Most organizations these days are committed to having more women in their organization across roles and levels. Some have defined the constitution of their workforce in terms of the number of women employees they aspire to have at each hierarchical level while others have only defined the overall desired percentage or gender ratio. But should gender diversity be only about hiring and retaining a certain number of women at the workplace? Should organizations consider gender diversity only as something "good to do"?
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There is hardly a metric that evaluates the impact of gender diversity on innovation or productivity. However, research reveals that women displayed higher leadership effectiveness in times of crisis like the COVID-19 pandemic. Accenture’s Getting to Equal Report 2020 identifies gender diversity as one of the 40 factors that influence advancement and characterizes a culture of equality. It also reveals that better gender diversity translates to better financial outcomes for organizations.
All the above indicate that gender diversity brings with it a clear competitive edge and who does not want that, right? So, now that this is established, let’s talk more about why it’s important to move the focus from numbers to the benefits of hiring more women in the workforce.
Diversity is good for business—it brings real advantages for strategy and implementation. It brings multiple, unique perspectives, leading to the development of better solutions to problems. For senior management roles, it could be better strategy creation, higher creativity and swifter innovation. For middle and entry-level management, it could be better problem-solving in implementation and more original ideas that can be shared with senior management.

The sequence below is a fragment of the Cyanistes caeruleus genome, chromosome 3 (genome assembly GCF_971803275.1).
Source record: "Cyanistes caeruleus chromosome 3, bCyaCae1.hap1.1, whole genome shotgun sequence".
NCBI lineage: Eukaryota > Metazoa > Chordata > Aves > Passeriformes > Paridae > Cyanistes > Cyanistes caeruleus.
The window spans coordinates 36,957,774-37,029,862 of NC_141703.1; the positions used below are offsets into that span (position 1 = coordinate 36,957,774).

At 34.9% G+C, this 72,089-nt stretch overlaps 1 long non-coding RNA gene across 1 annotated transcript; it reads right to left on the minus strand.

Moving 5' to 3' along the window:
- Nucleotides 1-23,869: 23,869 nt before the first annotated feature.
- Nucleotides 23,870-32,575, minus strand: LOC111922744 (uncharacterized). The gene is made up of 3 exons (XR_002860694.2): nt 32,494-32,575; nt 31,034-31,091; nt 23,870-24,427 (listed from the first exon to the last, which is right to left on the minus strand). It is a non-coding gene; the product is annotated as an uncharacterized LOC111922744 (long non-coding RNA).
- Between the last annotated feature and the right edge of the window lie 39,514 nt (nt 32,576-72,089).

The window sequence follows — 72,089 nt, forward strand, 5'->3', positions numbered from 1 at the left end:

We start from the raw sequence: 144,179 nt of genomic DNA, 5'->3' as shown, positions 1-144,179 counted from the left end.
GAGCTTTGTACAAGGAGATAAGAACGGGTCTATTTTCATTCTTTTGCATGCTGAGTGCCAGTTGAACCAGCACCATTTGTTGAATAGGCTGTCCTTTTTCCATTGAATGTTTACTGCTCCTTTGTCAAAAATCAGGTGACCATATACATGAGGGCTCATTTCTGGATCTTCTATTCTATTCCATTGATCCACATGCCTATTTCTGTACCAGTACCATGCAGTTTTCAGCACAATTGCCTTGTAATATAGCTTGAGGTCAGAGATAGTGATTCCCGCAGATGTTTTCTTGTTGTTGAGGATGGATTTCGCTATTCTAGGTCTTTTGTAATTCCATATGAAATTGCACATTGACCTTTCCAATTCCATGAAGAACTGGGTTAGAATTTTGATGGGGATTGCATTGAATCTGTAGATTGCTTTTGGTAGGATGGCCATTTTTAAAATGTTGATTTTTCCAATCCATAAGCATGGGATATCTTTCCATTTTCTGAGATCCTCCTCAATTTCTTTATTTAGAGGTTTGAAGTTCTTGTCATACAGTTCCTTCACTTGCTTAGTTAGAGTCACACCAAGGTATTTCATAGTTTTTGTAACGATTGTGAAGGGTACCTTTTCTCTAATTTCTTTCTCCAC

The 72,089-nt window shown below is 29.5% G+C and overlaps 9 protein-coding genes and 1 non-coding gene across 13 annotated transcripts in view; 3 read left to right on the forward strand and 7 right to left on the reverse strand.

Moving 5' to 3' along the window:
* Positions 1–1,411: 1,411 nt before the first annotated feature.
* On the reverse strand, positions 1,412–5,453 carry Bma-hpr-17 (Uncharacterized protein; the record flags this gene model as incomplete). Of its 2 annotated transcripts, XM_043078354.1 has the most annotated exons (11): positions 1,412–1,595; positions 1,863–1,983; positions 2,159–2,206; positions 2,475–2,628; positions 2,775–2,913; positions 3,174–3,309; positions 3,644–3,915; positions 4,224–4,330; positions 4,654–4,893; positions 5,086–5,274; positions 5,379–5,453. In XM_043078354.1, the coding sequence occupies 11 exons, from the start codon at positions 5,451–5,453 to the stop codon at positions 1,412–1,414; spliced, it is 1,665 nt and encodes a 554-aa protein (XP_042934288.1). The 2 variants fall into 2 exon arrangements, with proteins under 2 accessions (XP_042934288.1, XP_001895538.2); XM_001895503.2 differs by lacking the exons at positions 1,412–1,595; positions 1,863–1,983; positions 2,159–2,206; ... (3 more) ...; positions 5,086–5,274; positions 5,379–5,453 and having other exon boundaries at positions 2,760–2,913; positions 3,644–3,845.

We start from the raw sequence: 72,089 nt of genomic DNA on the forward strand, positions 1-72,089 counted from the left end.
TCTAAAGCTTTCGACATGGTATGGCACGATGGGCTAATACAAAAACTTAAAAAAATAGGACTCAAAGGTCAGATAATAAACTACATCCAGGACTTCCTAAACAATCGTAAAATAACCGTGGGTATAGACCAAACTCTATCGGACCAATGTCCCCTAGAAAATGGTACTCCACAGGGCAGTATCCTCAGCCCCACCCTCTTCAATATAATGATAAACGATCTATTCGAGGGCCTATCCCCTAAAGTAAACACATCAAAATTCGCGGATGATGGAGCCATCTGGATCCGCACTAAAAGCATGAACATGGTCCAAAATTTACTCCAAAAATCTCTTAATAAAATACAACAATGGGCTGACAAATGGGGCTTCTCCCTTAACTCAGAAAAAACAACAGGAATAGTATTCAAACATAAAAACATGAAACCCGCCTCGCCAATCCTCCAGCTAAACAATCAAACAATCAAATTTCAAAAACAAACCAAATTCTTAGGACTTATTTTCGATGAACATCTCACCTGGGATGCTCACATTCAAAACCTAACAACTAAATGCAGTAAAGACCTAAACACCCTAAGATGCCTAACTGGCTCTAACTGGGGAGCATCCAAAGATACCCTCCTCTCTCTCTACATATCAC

Diversity: A force multiplier for innovation
While organizations take a lot of measures to improve their gender diversity across levels, it is also imperative to look at how the numbers have impacted business. What modular level changes can be seen after improving the gender diversity numbers? What is the advantage of having more women employees in the workforce?
All these factors can be measured and quantified in terms of knowledge capability, knowledge transfer, improvement in ideation numbers, and overall team morale and productivity. Studies have clearly shown that there is a high level of innovation when the diversity index (may not be only women) goes up in an organization.
Diverse teams inspire others
Sometimes the idea of gender diversity goals for teams and organizations can encounter resistance from a few team members, due to many reasons including conditioning and hiring challenges. To combat this, organizations should give examples of diverse teams that have performed well. Showcasing the positive outcomes and problem-solving ability of diverse teams helps in changing the focus from discussing diversity as a problem to be solved. Similarly, when women make it to the top, appreciate their skills and abilities rather than attributing their success to diversity imperatives in the organization. Bringing about this change can go a long way in creating a positive culture within teams.
Gender diversity infuses positivity in the workplace
As they strive for a culture change at the workplace, leaders must realize that it’s very important for them to always ascribe the success of employees to their achievements, rather than their gender or personal qualifications. When this is done repeatedly and effectively, everyone in the team feels valued and gender differences within the team get normalized, hence creating a positive workplace.
Ultimately, it is the people who move processes forward. Regardless of the advancements in technology, this will remain an organization’s strength. The onus rests on the managers of today, who will be the leaders of tomorrow, as to how they carry the agenda of both diversity and inclusion together and unleash innovation.